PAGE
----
On the countryside of Maramures, we spent our days hitchhiking across villages with locals, in their ancient cars, trucks, even tractors, and though the norm is to leave them some gas money for a ride, they mostly refused ours, always saying cu plăcere, you’re welcome.

One Sunday morning, we found ourselves in the cemetery of a 14th century wooden church, attending prayers alongside the locals of Harnicest village. By the time we reached Sat Şugatag, women in their traditional dresses and headscarfs were out and about, catching up on the village gossip, while the men sat around drinking beer and playing folk music. One elderly lady came and sat next to me at the ornamental gate of the bus stop we waited at. I was too tired, so I tried to resist her attempt to small talk in Romanian by explaining that I spoke none. She flashed a rare smile, and didn’t stop talking. In broken French, Italian, Spanish, English, Romanian, sign language and laughter, we chatted for an hour!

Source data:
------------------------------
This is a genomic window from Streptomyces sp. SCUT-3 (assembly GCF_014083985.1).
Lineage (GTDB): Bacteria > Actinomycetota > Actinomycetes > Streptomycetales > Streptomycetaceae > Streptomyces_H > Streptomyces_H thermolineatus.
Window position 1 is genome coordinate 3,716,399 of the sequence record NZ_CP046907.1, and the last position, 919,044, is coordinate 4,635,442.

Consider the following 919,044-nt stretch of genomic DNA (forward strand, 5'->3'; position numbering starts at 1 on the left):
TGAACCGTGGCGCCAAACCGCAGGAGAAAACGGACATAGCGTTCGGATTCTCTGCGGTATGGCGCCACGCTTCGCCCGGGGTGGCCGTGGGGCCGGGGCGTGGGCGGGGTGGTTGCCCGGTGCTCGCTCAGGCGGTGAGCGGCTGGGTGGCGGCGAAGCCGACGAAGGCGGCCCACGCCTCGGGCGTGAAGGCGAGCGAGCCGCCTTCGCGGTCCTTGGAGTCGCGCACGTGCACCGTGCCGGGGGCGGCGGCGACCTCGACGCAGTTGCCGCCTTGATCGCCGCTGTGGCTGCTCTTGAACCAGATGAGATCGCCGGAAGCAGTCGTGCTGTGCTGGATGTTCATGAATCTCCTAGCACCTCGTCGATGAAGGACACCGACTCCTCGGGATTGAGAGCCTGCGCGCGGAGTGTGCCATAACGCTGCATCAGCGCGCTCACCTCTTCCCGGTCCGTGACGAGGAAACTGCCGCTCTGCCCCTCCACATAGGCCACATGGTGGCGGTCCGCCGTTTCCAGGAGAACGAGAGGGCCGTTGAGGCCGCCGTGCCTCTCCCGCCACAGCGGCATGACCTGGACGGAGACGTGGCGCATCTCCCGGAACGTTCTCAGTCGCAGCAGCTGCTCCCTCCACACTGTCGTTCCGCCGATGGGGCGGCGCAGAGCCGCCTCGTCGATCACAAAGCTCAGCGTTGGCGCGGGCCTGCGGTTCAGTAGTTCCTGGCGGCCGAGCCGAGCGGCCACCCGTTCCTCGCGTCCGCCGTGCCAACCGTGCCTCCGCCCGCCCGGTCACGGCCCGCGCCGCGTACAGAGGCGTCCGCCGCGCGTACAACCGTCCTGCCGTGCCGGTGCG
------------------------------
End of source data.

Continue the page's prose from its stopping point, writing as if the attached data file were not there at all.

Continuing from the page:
Maramures photos, wooden church maramures
Sunday prayers in the cemetery of a wooden church in Maramures.
Romanian women, Romania people, Romanian culture
With my newfound friend at the bus stop in Sat Sucatag.

On our last day in Maramures, we hurriedly made it to the bus stop in Sighet in time to catch a bus for our flight later that evening. As we waited anxiously, someone asked where we were headed. Satu Mare, we confidently answered. It turned out there were six bus stops in the little town of Sighet (phew!), and there were no buses coming to this one that day. The kind (burly) man made a few calls, found out where the next bus was to come, hailed a taxi to ferry us and told him not to charge us anything. Just like that.


Have you travelled to Romania? Share your stories.


Join me on FacebookTwitter and Instagram for more travel adventures from around the world.

Any contributions to my travel fund (in kind or otherwise) will be highly appreciated!



So Long, Turkey
10 Life Lessons from 2 Years of Travelling
What a Fisherman Taught Me About Paradise

*** ***

The Shooting Star Academy

Similar Posts


  1. Wow. All of that sounds so amazing! One or two pleasant experiences can turn a nice journey into ‘fantastic’, but so many people going out of their way to be so nice?! Romania must be a special kinda place. 🙂 Glad you’re having a good time, looking forward to more!